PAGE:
Daily intake of meat or plant-based protein is ideal for optimum health. A diet focused mainly on meat-based protein may be lower in dietary fibre and the many nutrients found only in vegetables and grains and higher in fat.
A plant-based protein regime will have more variety in nutrients, will have a good source of dietary fibre and may be lower in fat.
Proteins are a macronutrient made up of amino acids that are essential to the well-being of a healthy body and necessary for almost all cellular activity.
Some act as enzymes and are vital to metabolism. Others have structural or mechanical functions, such as the proteins that maintain cell shape. Proteins are important in immune responses and controlling inflammation.
The body can make some of the 22 amino acids occurring in foods but there are eight it cannot make, and children cannot make 10 of them. They are called the essential amino acids and must come from the foods we eat.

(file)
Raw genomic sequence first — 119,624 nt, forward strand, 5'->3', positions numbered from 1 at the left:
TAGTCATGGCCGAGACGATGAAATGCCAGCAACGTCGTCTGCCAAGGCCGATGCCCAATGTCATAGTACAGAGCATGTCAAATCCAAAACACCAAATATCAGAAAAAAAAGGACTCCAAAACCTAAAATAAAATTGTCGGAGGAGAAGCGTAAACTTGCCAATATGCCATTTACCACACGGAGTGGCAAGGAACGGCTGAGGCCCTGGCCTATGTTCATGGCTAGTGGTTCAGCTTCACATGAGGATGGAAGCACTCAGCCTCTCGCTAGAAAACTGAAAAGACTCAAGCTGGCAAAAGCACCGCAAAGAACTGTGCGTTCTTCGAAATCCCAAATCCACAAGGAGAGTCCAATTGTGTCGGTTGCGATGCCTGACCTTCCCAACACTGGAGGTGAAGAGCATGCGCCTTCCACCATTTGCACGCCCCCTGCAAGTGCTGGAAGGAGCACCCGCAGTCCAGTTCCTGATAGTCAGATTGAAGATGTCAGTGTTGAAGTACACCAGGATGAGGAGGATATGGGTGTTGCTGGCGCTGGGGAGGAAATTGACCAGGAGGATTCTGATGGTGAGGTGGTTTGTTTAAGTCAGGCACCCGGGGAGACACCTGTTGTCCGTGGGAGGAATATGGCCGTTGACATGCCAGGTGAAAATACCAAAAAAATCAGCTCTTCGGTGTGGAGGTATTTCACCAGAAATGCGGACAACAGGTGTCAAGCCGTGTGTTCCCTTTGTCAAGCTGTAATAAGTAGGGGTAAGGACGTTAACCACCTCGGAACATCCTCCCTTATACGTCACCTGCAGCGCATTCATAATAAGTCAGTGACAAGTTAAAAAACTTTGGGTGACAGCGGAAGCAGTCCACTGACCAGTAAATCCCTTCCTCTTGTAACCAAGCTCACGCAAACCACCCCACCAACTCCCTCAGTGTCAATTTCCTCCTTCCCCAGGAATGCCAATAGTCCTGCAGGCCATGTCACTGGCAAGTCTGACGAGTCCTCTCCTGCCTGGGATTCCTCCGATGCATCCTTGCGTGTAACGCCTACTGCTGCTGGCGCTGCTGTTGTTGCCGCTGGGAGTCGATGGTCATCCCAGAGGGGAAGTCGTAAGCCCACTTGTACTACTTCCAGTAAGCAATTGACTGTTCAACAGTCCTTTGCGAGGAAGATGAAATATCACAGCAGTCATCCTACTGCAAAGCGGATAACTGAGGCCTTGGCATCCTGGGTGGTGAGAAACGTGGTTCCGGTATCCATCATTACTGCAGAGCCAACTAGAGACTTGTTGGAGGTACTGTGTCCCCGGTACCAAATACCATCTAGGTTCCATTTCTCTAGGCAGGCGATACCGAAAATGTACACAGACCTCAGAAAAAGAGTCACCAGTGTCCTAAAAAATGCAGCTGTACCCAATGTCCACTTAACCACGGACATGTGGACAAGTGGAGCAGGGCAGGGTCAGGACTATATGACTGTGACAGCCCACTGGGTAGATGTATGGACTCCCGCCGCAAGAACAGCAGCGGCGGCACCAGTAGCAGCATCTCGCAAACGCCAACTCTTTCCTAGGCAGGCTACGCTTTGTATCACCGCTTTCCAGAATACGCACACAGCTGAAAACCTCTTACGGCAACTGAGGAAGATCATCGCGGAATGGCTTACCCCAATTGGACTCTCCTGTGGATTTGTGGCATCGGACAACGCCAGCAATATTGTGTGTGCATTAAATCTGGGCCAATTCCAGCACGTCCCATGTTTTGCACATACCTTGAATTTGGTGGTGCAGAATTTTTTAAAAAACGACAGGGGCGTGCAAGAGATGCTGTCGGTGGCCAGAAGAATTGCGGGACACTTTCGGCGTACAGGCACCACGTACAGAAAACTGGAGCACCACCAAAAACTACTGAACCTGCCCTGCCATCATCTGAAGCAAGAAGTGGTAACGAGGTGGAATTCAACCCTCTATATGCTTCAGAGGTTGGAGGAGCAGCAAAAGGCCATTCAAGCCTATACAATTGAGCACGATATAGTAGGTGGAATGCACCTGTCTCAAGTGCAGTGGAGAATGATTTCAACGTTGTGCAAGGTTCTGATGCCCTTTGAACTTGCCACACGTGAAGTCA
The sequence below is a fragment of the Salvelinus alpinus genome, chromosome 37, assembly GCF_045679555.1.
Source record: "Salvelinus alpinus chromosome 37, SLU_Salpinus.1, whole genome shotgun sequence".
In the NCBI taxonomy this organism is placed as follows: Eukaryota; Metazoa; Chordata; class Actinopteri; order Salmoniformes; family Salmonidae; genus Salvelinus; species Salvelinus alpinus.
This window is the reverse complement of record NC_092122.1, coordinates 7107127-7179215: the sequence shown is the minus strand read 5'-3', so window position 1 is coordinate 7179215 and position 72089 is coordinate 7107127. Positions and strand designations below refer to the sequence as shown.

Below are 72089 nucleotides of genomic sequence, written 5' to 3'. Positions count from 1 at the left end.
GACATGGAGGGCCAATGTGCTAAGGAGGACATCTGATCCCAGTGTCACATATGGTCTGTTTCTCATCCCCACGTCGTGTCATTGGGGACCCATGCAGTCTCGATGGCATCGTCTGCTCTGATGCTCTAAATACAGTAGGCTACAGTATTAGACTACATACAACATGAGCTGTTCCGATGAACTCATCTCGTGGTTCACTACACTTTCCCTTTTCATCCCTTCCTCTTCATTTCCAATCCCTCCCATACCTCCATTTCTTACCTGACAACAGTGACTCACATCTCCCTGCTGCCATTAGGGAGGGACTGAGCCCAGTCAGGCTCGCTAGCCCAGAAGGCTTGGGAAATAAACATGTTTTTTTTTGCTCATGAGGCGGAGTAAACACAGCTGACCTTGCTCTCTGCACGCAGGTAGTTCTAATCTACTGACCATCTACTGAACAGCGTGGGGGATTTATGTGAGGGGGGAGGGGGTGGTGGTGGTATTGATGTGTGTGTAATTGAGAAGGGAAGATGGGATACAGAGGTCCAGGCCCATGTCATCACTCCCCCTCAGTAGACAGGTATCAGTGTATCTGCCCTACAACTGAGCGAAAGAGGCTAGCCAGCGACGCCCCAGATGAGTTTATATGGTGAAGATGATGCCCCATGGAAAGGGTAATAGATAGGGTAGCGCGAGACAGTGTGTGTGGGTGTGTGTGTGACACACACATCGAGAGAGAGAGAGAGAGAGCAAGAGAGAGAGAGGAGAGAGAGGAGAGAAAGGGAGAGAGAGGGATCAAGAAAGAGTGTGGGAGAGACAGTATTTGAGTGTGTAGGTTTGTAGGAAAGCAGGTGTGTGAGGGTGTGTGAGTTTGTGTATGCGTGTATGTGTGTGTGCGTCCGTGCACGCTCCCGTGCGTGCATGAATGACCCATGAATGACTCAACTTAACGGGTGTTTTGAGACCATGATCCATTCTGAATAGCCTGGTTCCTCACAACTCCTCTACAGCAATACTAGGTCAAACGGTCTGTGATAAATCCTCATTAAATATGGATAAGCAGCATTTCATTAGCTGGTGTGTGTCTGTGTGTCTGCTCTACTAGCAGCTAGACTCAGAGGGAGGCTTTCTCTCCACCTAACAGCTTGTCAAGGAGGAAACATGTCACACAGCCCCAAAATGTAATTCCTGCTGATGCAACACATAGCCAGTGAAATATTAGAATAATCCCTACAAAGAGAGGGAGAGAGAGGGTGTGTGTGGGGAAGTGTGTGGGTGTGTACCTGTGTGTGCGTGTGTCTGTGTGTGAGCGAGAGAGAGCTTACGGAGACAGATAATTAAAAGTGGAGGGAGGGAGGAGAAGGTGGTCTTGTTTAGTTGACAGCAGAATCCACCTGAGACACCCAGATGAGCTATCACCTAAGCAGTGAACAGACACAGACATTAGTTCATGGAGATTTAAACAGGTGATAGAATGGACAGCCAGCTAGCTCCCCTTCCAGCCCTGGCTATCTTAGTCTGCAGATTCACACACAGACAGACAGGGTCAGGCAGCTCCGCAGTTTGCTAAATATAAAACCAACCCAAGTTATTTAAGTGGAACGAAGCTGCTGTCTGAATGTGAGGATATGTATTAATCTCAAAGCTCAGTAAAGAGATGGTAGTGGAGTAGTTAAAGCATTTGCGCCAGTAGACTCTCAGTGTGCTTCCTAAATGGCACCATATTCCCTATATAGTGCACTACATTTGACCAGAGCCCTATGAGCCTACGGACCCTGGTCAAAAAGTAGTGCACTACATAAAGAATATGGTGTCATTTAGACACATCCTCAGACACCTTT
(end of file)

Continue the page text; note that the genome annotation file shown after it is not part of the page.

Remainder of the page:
Meat is called a complete protein because it contains all of the essential amino acids, but eating a wide variety of plant products can also supply the essential amino acids. No one plant contains all of the essential amino acids so we need to eat a wide variety.
Good sources of plant protein include chickpeas, lentils, nuts and beans. | Getty photo
The old school of thought recommended eating complementary plant products such as beans with rice, so that all essential amino acids were present at each meal. This is no longer the case.
Scientists now know that through digestion the body will break down proteins and store amino acids from one meal to the next over the day but not longer.
It is a myth that animal protein is superior to plant protein but the structure of amino acids in both is identical.
Poor quality is confused with lower quantity. Plant products are lower in protein, but the quality is equal.
Meat is a highly concentrated protein foods but has fewer of the other nutrients the body needs. We may be lacking in other…